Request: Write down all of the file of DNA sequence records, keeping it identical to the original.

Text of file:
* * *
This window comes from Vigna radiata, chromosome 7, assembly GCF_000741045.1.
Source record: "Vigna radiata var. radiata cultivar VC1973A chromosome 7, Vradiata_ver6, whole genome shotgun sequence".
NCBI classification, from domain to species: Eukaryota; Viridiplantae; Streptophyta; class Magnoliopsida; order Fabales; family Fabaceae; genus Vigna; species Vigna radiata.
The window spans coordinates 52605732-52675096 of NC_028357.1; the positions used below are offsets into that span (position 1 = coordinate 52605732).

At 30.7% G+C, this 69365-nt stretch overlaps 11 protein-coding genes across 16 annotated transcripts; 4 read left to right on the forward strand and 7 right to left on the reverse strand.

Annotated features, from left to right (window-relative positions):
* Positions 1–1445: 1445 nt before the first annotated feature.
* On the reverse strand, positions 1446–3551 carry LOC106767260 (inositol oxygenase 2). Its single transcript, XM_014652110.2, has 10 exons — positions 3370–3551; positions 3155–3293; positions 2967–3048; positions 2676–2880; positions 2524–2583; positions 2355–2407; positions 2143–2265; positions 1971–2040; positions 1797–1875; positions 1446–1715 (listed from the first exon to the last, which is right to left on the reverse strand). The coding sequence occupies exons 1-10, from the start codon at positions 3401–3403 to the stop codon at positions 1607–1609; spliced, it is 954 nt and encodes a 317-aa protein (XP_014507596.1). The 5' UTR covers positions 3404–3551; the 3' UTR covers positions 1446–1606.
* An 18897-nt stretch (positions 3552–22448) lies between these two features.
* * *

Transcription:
This window comes from Vigna radiata, chromosome 7, assembly GCF_000741045.1.
Source record: "Vigna radiata var. radiata cultivar VC1973A chromosome 7, Vradiata_ver6, whole genome shotgun sequence".
NCBI classification, from domain to species: Eukaryota; Viridiplantae; Streptophyta; class Magnoliopsida; order Fabales; family Fabaceae; genus Vigna; species Vigna radiata.
The window spans coordinates 52605732-52675096 of NC_028357.1; the positions used below are offsets into that span (position 1 = coordinate 52605732).

At 30.7% G+C, this 69365-nt stretch overlaps 11 protein-coding genes across 16 annotated transcripts; 4 read left to right on the forward strand and 7 right to left on the reverse strand.

Annotated features, from left to right (window-relative positions):
* Positions 1–1445: 1445 nt before the first annotated feature.
* On the reverse strand, positions 1446–3551 carry LOC106767260 (inositol oxygenase 2). Its single transcript, XM_014652110.2, has 10 exons — positions 3370–3551; positions 3155–3293; positions 2967–3048; positions 2676–2880; positions 2524–2583; positions 2355–2407; positions 2143–2265; positions 1971–2040; positions 1797–1875; positions 1446–1715 (listed from the first exon to the last, which is right to left on the reverse strand). The coding sequence occupies exons 1-10, from the start codon at positions 3401–3403 to the stop codon at positions 1607–1609; spliced, it is 954 nt and encodes a 317-aa protein (XP_014507596.1). The 5' UTR covers positions 3404–3551; the 3' UTR covers positions 1446–1606.
* An 18897-nt stretch (positions 3552–22448) lies between these two features.